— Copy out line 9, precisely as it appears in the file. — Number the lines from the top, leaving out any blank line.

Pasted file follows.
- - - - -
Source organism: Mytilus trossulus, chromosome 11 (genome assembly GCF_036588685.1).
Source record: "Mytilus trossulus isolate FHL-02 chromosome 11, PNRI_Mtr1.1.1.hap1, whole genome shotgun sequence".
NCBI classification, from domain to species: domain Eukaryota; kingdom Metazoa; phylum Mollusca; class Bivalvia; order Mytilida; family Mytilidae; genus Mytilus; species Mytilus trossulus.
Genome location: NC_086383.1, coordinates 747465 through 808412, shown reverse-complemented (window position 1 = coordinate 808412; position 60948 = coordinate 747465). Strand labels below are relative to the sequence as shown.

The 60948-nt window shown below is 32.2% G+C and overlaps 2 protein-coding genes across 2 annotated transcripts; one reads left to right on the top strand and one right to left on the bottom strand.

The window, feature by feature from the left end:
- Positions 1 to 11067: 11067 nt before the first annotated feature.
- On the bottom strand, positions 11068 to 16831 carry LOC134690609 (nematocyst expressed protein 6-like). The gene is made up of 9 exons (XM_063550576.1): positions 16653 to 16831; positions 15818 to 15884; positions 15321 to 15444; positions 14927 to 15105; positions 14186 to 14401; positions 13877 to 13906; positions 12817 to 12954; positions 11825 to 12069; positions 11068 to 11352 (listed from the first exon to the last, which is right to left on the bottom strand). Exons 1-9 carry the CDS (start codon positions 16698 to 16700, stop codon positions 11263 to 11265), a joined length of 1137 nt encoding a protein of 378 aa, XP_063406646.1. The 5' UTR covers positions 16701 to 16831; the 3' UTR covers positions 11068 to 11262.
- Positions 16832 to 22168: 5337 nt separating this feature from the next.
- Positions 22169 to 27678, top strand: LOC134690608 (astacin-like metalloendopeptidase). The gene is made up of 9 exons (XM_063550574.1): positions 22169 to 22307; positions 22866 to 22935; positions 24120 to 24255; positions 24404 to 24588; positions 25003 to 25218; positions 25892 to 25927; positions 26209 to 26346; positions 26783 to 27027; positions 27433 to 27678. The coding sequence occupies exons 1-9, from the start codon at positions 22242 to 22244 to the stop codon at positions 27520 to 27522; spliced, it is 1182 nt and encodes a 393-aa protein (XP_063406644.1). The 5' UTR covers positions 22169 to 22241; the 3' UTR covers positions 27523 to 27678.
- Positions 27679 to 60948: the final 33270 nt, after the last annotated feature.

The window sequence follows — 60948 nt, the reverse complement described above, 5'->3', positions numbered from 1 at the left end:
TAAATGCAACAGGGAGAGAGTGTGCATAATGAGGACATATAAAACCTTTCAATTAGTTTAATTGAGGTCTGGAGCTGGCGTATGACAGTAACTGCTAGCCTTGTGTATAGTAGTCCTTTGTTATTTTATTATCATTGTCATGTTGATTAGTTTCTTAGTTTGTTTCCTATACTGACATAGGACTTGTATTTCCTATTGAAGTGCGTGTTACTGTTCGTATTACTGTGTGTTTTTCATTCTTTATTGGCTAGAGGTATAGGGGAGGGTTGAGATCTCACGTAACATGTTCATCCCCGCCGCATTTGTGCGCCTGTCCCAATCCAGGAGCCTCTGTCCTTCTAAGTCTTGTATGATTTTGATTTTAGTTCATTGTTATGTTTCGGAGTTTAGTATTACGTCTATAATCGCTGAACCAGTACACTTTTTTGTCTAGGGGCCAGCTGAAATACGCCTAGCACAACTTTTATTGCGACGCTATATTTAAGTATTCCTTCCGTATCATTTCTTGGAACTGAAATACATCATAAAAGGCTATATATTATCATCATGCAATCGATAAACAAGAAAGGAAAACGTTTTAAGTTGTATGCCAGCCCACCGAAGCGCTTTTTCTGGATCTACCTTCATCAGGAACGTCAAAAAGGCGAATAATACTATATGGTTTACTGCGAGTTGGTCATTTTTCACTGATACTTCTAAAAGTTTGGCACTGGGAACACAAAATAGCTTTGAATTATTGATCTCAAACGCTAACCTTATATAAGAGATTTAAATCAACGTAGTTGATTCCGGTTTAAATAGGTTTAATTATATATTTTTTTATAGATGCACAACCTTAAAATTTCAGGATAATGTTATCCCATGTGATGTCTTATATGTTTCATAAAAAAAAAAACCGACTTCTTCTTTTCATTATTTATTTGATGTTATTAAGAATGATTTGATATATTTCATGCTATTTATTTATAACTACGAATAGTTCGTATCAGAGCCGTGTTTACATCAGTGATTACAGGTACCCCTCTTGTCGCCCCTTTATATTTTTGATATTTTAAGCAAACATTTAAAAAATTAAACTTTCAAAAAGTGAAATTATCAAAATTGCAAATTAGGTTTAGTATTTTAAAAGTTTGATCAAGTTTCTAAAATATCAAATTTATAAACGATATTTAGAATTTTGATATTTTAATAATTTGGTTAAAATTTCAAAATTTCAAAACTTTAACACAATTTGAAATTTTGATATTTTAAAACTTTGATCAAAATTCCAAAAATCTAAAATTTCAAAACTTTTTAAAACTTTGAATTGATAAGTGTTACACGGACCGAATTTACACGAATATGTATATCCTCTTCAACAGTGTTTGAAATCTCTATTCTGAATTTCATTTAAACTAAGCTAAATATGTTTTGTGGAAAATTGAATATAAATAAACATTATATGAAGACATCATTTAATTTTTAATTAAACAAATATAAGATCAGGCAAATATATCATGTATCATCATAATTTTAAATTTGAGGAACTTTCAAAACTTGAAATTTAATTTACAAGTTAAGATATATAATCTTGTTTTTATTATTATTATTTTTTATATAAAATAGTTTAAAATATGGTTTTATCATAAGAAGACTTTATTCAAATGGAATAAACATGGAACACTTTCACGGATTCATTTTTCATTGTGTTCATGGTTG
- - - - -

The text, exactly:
- Positions 16832 to 22168: 5337 nt separating this feature from the next.